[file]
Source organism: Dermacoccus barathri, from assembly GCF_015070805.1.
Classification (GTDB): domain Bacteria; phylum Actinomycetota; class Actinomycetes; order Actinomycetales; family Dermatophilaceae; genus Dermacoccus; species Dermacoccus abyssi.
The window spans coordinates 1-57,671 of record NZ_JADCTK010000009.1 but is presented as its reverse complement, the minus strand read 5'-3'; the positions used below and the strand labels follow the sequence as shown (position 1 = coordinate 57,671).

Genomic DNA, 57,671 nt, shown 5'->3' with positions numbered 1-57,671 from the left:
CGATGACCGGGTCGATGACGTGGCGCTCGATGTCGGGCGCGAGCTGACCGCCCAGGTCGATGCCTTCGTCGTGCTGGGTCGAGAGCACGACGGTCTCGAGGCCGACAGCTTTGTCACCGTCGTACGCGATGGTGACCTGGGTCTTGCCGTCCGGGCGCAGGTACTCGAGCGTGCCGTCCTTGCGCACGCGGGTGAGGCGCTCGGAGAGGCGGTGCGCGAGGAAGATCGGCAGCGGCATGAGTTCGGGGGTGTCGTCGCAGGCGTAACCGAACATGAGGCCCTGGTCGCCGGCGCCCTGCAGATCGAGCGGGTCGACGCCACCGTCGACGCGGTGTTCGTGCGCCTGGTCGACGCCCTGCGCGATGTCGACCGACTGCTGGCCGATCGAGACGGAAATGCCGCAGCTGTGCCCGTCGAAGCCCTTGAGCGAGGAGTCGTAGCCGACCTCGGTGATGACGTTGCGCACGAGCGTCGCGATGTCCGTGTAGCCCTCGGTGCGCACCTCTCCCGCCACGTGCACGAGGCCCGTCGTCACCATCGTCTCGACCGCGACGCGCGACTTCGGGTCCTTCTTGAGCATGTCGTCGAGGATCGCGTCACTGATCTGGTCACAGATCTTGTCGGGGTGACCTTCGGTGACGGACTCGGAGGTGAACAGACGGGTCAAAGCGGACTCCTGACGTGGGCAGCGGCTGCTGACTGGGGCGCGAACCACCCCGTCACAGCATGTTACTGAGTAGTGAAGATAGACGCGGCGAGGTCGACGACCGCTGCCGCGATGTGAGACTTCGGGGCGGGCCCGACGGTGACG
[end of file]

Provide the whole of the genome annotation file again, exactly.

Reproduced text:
Source organism: Dermacoccus barathri, from assembly GCF_015070805.1.
Classification (GTDB): domain Bacteria; phylum Actinomycetota; class Actinomycetes; order Actinomycetales; family Dermatophilaceae; genus Dermacoccus; species Dermacoccus abyssi.
The window spans coordinates 1-57,671 of record NZ_JADCTK010000009.1 but is presented as its reverse complement, the minus strand read 5'-3'; the positions used below and the strand labels follow the sequence as shown (position 1 = coordinate 57,671).

Genomic DNA, 57,671 nt, shown 5'->3' with positions numbered 1-57,671 from the left:
CGATGACCGGGTCGATGACGTGGCGCTCGATGTCGGGCGCGAGCTGACCGCCCAGGTCGATGCCTTCGTCGTGCTGGGTCGAGAGCACGACGGTCTCGAGGCCGACAGCTTTGTCACCGTCGTACGCGATGGTGACCTGGGTCTTGCCGTCCGGGCGCAGGTACTCGAGCGTGCCGTCCTTGCGCACGCGGGTGAGGCGCTCGGAGAGGCGGTGCGCGAGGAAGATCGGCAGCGGCATGAGTTCGGGGGTGTCGTCGCAGGCGTAACCGAACATGAGGCCCTGGTCGCCGGCGCCCTGCAGATCGAGCGGGTCGACGCCACCGTCGACGCGGTGTTCGTGCGCCTGGTCGACGCCCTGCGCGATGTCGACCGACTGCTGGCCGATCGAGACGGAAATGCCGCAGCTGTGCCCGTCGAAGCCCTTGAGCGAGGAGTCGTAGCCGACCTCGGTGATGACGTTGCGCACGAGCGTCGCGATGTCCGTGTAGCCCTCGGTGCGCACCTCTCCCGCCACGTGCACGAGGCCCGTCGTCACCATCGTCTCGACCGCGACGCGCGACTTCGGGTCCTTCTTGAGCATGTCGTCGAGGATCGCGTCACTGATCTGGTCACAGATCTTGTCGGGGTGACCTTCGGTGACGGACTCGGAGGTGAACAGACGGGTCAAAGCGGACTCCTGACGTGGGCAGCGGCTGCTGACTGGGGCGCGAACCACCCCGTCACAGCATGTTACTGAGTAGTGAAGATAGACGCGGCGAGGTCGACGACCGCTGCCGCGATGTGAGACTTCGGGGCGGGCCCGACGGTGACG